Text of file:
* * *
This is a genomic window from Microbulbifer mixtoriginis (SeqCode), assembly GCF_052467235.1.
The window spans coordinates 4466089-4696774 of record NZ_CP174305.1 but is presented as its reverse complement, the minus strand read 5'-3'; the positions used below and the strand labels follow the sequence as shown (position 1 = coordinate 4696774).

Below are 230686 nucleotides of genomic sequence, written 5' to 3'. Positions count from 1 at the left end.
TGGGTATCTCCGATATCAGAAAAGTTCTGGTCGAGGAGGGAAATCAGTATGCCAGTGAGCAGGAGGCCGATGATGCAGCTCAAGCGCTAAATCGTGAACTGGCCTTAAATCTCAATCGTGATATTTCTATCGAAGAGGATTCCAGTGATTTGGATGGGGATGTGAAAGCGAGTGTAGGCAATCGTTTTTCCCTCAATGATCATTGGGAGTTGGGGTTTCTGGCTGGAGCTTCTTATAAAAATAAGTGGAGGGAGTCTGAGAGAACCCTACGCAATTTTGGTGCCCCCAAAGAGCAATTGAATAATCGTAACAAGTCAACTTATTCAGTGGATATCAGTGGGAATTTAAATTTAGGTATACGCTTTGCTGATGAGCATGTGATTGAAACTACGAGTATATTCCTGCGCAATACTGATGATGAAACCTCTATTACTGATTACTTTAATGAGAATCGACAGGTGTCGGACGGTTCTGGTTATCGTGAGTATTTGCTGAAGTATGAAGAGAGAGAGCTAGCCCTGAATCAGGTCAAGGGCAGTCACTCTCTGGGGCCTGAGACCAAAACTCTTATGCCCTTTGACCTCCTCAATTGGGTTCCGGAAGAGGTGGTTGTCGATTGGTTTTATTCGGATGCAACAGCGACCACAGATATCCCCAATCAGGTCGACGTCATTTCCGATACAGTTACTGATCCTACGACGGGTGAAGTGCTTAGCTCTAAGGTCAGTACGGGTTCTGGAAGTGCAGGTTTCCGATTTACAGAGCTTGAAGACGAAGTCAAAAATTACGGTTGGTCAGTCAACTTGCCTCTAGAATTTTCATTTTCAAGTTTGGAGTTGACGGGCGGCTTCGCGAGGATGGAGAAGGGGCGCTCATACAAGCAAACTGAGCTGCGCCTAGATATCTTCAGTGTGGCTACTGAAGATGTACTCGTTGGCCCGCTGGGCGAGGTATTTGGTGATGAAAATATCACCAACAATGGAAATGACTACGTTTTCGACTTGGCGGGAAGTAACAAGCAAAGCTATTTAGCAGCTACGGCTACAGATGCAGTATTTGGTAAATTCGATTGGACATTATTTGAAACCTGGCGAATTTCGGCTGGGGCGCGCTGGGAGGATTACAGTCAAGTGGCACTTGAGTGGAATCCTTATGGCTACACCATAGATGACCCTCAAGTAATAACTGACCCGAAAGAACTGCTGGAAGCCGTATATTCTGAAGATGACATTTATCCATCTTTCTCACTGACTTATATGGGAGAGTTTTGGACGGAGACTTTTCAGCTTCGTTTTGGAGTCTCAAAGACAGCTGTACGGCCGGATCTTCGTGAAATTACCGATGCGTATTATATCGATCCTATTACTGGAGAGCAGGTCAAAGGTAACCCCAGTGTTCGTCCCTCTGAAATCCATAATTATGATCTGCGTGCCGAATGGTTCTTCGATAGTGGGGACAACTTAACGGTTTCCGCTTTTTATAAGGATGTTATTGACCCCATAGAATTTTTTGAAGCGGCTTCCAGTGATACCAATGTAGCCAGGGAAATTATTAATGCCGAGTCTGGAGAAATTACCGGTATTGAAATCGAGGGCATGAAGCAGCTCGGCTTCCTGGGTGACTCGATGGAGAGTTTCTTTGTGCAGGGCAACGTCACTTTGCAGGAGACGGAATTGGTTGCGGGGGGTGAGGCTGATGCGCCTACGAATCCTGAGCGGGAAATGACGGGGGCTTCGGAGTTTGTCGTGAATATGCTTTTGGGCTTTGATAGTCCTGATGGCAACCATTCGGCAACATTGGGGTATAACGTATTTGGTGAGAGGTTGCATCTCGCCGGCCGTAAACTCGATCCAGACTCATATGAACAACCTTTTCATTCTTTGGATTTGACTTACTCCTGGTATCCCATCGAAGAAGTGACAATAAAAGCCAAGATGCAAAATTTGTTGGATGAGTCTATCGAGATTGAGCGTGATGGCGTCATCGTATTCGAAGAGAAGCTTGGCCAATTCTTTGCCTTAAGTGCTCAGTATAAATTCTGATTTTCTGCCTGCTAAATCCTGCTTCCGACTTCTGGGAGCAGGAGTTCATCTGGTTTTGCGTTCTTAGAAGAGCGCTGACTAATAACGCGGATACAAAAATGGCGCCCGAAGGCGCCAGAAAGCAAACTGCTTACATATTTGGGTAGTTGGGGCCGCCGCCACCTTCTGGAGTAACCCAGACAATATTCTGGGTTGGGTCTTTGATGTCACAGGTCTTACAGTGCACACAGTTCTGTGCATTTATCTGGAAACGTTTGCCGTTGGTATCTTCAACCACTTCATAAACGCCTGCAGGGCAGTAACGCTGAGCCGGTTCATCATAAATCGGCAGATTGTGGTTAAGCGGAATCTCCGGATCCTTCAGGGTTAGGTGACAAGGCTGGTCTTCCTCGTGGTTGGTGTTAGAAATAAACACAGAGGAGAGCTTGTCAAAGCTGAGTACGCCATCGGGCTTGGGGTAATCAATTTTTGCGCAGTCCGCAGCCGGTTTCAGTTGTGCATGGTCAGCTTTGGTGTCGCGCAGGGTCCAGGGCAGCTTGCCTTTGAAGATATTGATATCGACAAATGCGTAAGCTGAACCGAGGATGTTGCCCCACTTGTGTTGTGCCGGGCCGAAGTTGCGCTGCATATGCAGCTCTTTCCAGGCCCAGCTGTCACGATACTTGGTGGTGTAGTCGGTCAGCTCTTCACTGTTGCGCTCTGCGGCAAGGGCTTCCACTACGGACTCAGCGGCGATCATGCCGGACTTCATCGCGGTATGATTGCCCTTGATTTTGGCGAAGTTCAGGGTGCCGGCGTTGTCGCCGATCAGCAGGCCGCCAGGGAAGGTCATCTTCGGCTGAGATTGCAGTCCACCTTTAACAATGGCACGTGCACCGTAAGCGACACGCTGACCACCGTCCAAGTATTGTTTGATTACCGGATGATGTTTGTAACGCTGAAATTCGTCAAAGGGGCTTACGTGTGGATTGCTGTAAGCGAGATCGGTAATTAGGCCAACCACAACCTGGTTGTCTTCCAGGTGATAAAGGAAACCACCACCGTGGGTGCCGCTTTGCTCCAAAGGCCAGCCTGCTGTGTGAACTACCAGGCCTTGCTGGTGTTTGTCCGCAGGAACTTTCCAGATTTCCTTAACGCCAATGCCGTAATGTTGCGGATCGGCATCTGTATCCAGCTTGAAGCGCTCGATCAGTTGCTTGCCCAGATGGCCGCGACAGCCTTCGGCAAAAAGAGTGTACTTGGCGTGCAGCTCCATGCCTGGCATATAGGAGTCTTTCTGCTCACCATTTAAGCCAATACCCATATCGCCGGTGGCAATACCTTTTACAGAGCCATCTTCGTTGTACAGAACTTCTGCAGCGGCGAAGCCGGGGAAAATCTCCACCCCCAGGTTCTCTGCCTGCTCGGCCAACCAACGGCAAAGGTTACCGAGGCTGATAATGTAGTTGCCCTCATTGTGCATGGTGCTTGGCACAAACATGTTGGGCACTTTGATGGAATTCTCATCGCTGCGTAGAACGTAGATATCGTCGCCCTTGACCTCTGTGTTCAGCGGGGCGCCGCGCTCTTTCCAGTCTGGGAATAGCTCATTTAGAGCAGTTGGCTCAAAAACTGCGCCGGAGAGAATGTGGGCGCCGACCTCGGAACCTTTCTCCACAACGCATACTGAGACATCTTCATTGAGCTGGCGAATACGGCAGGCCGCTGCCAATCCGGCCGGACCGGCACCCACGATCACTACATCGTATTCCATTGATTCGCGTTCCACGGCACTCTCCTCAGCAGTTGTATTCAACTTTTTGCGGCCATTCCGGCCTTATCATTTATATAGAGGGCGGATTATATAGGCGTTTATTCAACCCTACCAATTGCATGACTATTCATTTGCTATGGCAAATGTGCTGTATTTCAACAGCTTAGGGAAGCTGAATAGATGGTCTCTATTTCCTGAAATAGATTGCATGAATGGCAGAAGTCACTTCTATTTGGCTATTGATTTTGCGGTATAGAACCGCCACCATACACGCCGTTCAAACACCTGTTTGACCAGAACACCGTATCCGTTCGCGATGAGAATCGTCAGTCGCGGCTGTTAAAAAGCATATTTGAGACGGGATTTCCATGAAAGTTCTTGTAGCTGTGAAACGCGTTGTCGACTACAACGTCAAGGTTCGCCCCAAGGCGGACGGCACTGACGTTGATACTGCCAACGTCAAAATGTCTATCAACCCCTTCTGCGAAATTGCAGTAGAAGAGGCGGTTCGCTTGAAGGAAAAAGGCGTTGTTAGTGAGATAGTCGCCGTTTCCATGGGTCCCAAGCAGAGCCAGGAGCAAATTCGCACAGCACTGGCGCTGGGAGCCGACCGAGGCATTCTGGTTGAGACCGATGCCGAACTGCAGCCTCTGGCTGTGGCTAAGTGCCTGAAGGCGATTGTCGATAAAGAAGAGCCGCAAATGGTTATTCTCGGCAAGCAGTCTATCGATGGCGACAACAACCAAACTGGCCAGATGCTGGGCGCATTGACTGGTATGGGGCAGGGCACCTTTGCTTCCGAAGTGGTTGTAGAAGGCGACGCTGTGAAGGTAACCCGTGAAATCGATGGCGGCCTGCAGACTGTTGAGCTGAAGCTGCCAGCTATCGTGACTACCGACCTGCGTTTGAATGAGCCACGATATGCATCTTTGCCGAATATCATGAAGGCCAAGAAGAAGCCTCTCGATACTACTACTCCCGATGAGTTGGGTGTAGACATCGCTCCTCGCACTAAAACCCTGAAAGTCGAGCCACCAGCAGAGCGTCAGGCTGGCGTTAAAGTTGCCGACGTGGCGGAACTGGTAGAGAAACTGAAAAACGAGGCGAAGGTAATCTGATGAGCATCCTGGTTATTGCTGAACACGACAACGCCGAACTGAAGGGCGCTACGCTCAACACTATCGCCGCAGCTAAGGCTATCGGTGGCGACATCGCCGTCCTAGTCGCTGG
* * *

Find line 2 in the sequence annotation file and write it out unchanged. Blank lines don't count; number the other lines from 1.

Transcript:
The window spans coordinates 4466089-4696774 of record NZ_CP174305.1 but is presented as its reverse complement, the minus strand read 5'-3'; the positions used below and the strand labels follow the sequence as shown (position 1 = coordinate 4696774).